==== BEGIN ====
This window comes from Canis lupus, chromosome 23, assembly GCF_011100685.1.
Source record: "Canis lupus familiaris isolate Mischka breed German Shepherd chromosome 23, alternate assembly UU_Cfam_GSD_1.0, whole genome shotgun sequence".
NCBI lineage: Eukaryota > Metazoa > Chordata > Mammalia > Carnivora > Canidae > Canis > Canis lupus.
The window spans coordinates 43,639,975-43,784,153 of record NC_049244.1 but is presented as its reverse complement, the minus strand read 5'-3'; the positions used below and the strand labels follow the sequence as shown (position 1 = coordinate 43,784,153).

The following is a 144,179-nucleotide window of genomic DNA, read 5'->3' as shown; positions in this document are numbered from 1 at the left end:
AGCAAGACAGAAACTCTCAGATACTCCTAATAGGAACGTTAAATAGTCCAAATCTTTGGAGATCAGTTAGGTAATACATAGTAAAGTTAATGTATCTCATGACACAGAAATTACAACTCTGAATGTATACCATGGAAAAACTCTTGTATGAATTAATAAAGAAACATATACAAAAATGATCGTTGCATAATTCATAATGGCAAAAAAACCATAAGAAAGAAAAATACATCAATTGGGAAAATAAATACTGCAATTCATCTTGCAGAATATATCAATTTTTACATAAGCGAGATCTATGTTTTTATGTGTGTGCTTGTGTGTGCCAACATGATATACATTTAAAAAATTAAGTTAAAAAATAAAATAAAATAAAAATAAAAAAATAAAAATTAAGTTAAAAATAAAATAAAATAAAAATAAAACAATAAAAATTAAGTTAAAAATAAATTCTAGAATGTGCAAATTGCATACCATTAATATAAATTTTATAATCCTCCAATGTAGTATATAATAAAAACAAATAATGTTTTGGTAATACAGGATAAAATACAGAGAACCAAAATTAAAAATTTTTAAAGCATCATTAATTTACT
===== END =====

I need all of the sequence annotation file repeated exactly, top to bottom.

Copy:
This window comes from Canis lupus, chromosome 23, assembly GCF_011100685.1.
Source record: "Canis lupus familiaris isolate Mischka breed German Shepherd chromosome 23, alternate assembly UU_Cfam_GSD_1.0, whole genome shotgun sequence".
NCBI lineage: Eukaryota > Metazoa > Chordata > Mammalia > Carnivora > Canidae > Canis > Canis lupus.
The window spans coordinates 43,639,975-43,784,153 of record NC_049244.1 but is presented as its reverse complement, the minus strand read 5'-3'; the positions used below and the strand labels follow the sequence as shown (position 1 = coordinate 43,784,153).

The following is a 144,179-nucleotide window of genomic DNA, read 5'->3' as shown; positions in this document are numbered from 1 at the left end:
AGCAAGACAGAAACTCTCAGATACTCCTAATAGGAACGTTAAATAGTCCAAATCTTTGGAGATCAGTTAGGTAATACATAGTAAAGTTAATGTATCTCATGACACAGAAATTACAACTCTGAATGTATACCATGGAAAAACTCTTGTATGAATTAATAAAGAAACATATACAAAAATGATCGTTGCATAATTCATAATGGCAAAAAAACCATAAGAAAGAAAAATACATCAATTGGGAAAATAAATACTGCAATTCATCTTGCAGAATATATCAATTTTTACATAAGCGAGATCTATGTTTTTATGTGTGTGCTTGTGTGTGCCAACATGATATACATTTAAAAAATTAAGTTAAAAAATAAAATAAAATAAAAATAAAAAAATAAAAATTAAGTTAAAAATAAAATAAAATAAAAATAAAACAATAAAAATTAAGTTAAAAATAAATTCTAGAATGTGCAAATTGCATACCATTAATATAAATTTTATAATCCTCCAATGTAGTATATAATAAAAACAAATAATGTTTTGGTAATACAGGATAAAATACAGAGAACCAAAATTAAAAATTTTTAAAGCATCATTAATTTACT